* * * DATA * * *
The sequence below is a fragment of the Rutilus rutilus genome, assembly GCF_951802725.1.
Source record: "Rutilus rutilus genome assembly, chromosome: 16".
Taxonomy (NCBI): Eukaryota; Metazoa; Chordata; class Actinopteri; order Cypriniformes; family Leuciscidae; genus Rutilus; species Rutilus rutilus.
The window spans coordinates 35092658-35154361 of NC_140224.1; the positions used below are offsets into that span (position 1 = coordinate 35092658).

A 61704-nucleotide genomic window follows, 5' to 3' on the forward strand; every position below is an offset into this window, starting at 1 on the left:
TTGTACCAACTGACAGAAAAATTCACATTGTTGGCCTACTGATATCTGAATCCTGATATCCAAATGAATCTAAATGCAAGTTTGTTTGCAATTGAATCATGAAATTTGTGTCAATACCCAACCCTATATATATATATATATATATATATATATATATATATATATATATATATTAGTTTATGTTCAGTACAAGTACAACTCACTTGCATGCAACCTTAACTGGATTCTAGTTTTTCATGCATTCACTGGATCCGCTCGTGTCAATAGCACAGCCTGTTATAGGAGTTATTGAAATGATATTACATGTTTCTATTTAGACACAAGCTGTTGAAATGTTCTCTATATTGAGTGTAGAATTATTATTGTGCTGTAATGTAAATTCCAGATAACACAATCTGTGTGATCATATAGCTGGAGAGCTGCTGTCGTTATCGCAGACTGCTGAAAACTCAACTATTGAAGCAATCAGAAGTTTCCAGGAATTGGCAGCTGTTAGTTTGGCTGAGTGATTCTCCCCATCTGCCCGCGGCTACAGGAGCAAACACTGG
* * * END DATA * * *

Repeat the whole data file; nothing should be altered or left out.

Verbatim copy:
The sequence below is a fragment of the Rutilus rutilus genome, assembly GCF_951802725.1.
Source record: "Rutilus rutilus genome assembly, chromosome: 16".
Taxonomy (NCBI): Eukaryota; Metazoa; Chordata; class Actinopteri; order Cypriniformes; family Leuciscidae; genus Rutilus; species Rutilus rutilus.
The window spans coordinates 35092658-35154361 of NC_140224.1; the positions used below are offsets into that span (position 1 = coordinate 35092658).

A 61704-nucleotide genomic window follows, 5' to 3' on the forward strand; every position below is an offset into this window, starting at 1 on the left:
TTGTACCAACTGACAGAAAAATTCACATTGTTGGCCTACTGATATCTGAATCCTGATATCCAAATGAATCTAAATGCAAGTTTGTTTGCAATTGAATCATGAAATTTGTGTCAATACCCAACCCTATATATATATATATATATATATATATATATATATATATATATATATATTAGTTTATGTTCAGTACAAGTACAACTCACTTGCATGCAACCTTAACTGGATTCTAGTTTTTCATGCATTCACTGGATCCGCTCGTGTCAATAGCACAGCCTGTTATAGGAGTTATTGAAATGATATTACATGTTTCTATTTAGACACAAGCTGTTGAAATGTTCTCTATATTGAGTGTAGAATTATTATTGTGCTGTAATGTAAATTCCAGATAACACAATCTGTGTGATCATATAGCTGGAGAGCTGCTGTCGTTATCGCAGACTGCTGAAAACTCAACTATTGAAGCAATCAGAAGTTTCCAGGAATTGGCAGCTGTTAGTTTGGCTGAGTGATTCTCCCCATCTGCCCGCGGCTACAGGAGCAAACACTGG